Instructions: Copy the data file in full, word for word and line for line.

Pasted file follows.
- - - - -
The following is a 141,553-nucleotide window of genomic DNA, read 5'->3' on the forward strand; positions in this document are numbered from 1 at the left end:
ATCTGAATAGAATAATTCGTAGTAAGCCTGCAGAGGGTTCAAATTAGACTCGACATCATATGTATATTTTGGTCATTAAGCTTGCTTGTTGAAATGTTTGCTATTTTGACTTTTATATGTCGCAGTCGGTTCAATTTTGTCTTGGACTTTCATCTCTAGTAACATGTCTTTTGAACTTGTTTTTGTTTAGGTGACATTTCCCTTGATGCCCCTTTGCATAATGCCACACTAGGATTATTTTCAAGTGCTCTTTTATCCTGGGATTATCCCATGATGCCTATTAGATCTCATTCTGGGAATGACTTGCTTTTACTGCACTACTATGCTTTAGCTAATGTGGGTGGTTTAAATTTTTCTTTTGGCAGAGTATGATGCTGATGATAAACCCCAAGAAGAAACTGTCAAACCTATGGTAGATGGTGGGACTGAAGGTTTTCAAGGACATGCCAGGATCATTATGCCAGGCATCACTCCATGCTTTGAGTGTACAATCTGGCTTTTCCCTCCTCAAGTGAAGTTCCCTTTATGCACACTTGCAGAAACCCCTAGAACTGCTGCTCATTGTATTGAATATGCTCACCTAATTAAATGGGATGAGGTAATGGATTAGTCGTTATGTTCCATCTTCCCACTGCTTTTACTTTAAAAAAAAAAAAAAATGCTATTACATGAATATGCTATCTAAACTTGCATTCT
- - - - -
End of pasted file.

The following is a 141,553-nucleotide window of genomic DNA, read 5'->3' on the forward strand; positions in this document are numbered from 1 at the left end:
ATCTGAATAGAATAATTCGTAGTAAGCCTGCAGAGGGTTCAAATTAGACTCGACATCATATGTATATTTTGGTCATTAAGCTTGCTTGTTGAAATGTTTGCTATTTTGACTTTTATATGTCGCAGTCGGTTCAATTTTGTCTTGGACTTTCATCTCTAGTAACATGTCTTTTGAACTTGTTTTTGTTTAGGTGACATTTCCCTTGATGCCCCTTTGCATAATGCCACACTAGGATTATTTTCAAGTGCTCTTTTATCCTGGGATTATCCCATGATGCCTATTAGATCTCATTCTGGGAATGACTTGCTTTTACTGCACTACTATGCTTTAGCTAATGTGGGTGGTTTAAATTTTTCTTTTGGCAGAGTATGATGCTGATGATAAACCCCAAGAAGAAACTGTCAAACCTATGGTAGATGGTGGGACTGAAGGTTTTCAAGGACATGCCAGGATCATTATGCCAGGCATCACTCCATGCTTTGAGTGTACAATCTGGCTTTTCCCTCCTCAAGTGAAGTTCCCTTTATGCACACTTGCAGAAACCCCTAGAACTGCTGCTCATTGTATTGAATATGCTCACCTAATTAAATGGGATGAGGTAATGGATTAGTCGTTATGTTCCATCTTCCCACTGCTTTTACTTTAAAAAAAAAAAAAAATGCTATTACATGAATATGCTATCTAAACTTGCATTCT